JANE: We love Vermont! We shopped around extensively, looking for a progressive partner who would hold themselves to the highest standards, while being patient and collaborative. We are both incredibly opinionated and hands on, but we are also outsiders to this world so we needed to be able to lean on the expertise of our partners. At the end of the day, I think approaching this as outsiders gave us a fresh vantage point even if that meant it took a while to get exactly where we wanted to be. We spent over two years working on the initial formulations. It was important to us to develop our own formulas from scratch.
Dara: Tell us about your approach to fragrance; it’s unique among other children’s brands, but makes so much sense to us.
JANE: I’ve always been sensitive to fragrance. When I worked as an editor, I was sent all these fancy products, and couldn’t use the majority of them because they were so heavily perfumed. I remember when my son Roman was born, we were given some French baby care products, and I was shocked at how perfumed they were. I wouldn’t even use them on myself, let alone an infant. It seemed so counterintuitive. There is nothing more delicious or beautiful than the smell of a baby. Why would you want to camouflage that? They are such delicate creatures. I only wanted the purest, gentlest, cleanest ingredients touching that skin. What I didn’t realize at the time is that one of the reasons fragrance is so common in skincare products is because it masks unpleasant aromas that other ingredients can carry. Sometimes masking agents are used to neutralize those smells, which we also didn’t want to do. Another eye-opening moment was learning that something listed as perfume or fragrance in an ingredient list is actually made up of tens of ingredients itself, and there is little to no transparency around what those ingredients are. It is considered proprietary information. It took us a long time and a lot of trial and error to get to a place where our formulas were pleasing without adding any perfume.
Dara: You’ve mentioned that you’ve been inspired by the entrepreneurial spirit that you’ve seen emerge among your female peers over the last 5-10 years. Tell us more about this: what have you noticed? What are some of the businesses they’ve created?
JANE: It’s an exciting time. There are so many female-led businesses right now, and I feel really lucky to be surrounded by many female entrepreneurs who I call friends. La Ligne, Lingua Franca, Maisonette, Hill House Home, Vertly, Joaquina Botanica, Larroude, and Supersmalls are just a few that come to mind. Some of these launched years before we did and have been there to lend advice, others like Marina Larroude’s Larroude launched around the same time as us. It’s been great to have someone to talk to who is going through the same growing pains as you are. Also, a lot of these brand founders used to be editors, we were colleagues. It definitely inspired and motivated me seeing them have the courage to go in a new direction and do a 180.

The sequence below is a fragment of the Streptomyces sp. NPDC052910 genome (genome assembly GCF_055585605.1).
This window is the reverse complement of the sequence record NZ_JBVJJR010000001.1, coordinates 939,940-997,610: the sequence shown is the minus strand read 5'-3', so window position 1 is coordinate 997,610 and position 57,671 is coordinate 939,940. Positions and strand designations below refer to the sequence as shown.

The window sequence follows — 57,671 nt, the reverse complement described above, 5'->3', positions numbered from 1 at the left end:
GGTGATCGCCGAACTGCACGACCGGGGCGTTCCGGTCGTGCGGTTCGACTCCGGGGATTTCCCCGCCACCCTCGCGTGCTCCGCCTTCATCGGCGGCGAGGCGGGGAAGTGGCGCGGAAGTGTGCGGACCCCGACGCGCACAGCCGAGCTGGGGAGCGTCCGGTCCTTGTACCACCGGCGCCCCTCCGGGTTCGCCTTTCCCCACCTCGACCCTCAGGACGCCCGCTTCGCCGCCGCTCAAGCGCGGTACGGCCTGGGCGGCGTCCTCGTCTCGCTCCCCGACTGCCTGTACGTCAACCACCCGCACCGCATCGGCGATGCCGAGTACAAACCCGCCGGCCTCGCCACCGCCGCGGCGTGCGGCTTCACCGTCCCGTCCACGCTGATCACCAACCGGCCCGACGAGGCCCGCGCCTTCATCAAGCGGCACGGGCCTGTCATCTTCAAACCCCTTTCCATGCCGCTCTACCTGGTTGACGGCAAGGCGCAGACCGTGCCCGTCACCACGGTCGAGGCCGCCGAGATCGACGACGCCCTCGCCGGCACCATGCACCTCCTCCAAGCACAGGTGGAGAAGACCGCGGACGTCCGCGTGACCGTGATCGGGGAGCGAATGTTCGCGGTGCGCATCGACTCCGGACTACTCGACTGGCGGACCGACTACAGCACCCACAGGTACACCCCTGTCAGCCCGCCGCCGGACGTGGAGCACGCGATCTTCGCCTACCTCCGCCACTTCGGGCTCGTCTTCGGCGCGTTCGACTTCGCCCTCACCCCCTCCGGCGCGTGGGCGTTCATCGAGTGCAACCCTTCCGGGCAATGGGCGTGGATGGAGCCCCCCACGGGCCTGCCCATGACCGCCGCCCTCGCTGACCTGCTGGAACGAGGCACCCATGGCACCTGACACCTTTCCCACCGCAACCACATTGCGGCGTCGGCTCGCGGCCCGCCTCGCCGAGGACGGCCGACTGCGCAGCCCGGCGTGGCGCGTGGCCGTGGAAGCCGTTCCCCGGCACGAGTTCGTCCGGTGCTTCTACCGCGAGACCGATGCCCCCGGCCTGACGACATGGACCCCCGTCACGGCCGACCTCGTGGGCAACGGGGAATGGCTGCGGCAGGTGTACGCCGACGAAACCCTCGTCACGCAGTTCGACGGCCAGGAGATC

Dara: You’re a native New Yorker raising your own children in Brooklyn; what do you love about raising kids in the city?
JANE: You have the whole world at your fingertips! I love that they are exposed to so many different cultures, cuisines, arts, history. I love that we can walk to school, hop on the subway and be at the Met, see the Brooklyn Bridge and the skyscrapers of downtown Manhattan from our window. At the same time, there is a real sense of community where we are in Brooklyn. It feels like a village. The local restaurants know our names, our neighbors are our friends. There’s an intimacy and warmth. That combined with the incredible unwavering energy of the city makes for a really magical place to call home.
Dara: What are some of your favorite under-the-radar (or known and loved) brands for kids?
JANE: Oh my gosh, I have a weakness for children’s clothes. We were fortunate to inherit lots of beautiful hand-me-downs from my niece and various friends. I really like the idea of recycling and reusing childrenswear. When they are young, they grow out of things so quickly that many of the pieces are practically new by the time you’re finished with them. I’ve packed away some of my children’s most special pieces to save for the next generation, but the majority of the clothes we outgrow we pass along to friends. It’s fun to see them take on a new life. In terms of new purchases, I love a brand called Oso & Me that is female-founded and based in San Francisco. The clothes are beautifully made but not precious. They can really be worn and lived in. We buy most of our basics (sweatpants etc) from Maisonette’s Maison Me line, and for more special occasion pieces I love La Coqueta and Pepa & Co, both of which are based in London. I have a soft spot for Bonpoint, too. And we love Petite Plume and Lake Pajamas for matching pj sets. My daughter is obsessed with matching!